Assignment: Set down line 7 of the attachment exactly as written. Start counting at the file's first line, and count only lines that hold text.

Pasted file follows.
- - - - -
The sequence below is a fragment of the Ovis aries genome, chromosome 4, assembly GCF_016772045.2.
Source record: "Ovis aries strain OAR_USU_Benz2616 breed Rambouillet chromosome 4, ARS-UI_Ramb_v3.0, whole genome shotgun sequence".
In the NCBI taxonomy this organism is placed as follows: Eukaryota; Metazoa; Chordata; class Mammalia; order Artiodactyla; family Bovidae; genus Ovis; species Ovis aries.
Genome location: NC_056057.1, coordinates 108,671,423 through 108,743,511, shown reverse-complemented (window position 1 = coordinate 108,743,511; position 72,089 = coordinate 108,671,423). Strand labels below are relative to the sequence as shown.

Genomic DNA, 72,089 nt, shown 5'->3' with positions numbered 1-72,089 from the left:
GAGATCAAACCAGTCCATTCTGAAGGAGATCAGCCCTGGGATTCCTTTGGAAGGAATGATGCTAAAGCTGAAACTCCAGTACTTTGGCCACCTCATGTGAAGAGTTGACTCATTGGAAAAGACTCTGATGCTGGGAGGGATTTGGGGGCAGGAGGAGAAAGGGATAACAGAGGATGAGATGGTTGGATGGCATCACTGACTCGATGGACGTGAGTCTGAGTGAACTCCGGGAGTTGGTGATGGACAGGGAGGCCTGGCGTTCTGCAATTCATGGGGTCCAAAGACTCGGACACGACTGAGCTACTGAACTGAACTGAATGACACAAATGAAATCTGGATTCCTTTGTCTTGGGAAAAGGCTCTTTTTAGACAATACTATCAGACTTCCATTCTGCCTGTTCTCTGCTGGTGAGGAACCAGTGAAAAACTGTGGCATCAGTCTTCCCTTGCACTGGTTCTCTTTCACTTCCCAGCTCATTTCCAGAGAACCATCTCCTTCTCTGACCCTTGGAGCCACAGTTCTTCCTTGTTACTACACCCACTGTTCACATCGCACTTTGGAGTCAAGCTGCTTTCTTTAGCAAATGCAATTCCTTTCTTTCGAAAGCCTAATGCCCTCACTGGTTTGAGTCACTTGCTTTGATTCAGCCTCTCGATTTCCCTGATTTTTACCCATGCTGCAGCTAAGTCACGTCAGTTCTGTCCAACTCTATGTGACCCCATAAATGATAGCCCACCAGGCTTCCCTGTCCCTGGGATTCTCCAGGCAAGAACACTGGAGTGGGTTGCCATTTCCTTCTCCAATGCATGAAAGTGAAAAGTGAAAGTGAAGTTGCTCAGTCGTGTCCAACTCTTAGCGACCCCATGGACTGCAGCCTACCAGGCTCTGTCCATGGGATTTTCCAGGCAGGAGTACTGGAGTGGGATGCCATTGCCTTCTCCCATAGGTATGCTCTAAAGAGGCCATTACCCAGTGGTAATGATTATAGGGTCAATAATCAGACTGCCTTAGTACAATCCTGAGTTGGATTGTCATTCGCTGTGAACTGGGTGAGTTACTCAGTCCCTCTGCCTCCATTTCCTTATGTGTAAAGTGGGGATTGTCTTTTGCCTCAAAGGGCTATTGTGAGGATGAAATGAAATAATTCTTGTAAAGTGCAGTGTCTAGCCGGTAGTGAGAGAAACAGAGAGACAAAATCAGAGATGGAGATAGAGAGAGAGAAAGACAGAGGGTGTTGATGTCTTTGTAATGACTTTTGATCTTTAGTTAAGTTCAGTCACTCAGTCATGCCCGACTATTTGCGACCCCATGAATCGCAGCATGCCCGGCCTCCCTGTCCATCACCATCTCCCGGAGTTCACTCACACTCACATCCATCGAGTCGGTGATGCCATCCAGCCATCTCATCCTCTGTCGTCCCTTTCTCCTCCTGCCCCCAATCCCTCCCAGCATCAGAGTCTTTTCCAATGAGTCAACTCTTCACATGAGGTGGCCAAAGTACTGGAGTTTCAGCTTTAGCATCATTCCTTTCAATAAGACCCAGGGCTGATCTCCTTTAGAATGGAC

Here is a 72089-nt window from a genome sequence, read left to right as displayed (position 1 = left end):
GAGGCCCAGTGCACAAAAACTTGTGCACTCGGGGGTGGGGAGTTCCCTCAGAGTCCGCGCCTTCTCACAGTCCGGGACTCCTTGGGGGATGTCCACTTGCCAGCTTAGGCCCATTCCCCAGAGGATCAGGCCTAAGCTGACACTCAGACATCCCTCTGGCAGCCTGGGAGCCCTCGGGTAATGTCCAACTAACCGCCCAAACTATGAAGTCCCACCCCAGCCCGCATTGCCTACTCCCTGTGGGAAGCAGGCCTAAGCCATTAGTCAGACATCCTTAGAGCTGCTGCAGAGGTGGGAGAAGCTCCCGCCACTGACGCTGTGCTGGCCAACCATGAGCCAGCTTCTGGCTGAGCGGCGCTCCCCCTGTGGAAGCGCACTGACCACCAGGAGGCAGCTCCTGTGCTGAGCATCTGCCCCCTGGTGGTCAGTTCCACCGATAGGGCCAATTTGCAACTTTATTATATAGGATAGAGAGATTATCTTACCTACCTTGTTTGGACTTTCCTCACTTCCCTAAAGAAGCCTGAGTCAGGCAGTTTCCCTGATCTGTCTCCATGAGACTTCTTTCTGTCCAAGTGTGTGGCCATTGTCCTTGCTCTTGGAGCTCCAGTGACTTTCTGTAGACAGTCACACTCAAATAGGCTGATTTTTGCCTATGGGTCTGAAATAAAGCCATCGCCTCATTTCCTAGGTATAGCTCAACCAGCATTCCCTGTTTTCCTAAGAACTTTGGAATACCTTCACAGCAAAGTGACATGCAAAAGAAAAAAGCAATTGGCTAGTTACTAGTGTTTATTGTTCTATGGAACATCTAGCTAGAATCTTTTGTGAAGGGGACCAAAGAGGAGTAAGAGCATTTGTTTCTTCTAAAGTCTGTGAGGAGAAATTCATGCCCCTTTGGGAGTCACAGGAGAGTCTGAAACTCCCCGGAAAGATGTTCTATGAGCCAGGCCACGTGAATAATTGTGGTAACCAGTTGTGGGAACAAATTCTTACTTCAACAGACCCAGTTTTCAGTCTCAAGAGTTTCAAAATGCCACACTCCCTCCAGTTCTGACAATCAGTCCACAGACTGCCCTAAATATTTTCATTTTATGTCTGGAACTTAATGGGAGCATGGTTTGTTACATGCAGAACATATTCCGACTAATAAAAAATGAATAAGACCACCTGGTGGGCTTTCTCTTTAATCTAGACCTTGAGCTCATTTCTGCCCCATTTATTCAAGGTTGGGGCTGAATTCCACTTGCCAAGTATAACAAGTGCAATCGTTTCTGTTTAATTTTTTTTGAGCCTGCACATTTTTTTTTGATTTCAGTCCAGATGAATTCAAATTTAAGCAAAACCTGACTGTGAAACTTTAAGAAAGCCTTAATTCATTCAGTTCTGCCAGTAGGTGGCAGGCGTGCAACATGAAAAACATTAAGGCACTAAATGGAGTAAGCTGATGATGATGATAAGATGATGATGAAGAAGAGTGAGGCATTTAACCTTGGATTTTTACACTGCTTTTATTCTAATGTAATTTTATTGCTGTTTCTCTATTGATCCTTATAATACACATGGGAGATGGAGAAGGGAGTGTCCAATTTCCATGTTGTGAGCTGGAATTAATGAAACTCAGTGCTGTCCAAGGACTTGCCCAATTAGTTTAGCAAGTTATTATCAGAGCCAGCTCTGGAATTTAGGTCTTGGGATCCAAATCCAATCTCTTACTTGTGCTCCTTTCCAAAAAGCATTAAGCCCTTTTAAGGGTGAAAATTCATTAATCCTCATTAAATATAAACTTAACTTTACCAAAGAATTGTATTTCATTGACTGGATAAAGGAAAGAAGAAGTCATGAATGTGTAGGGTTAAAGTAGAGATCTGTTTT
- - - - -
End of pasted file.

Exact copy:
Here is a 72089-nt window from a genome sequence, read left to right as displayed (position 1 = left end):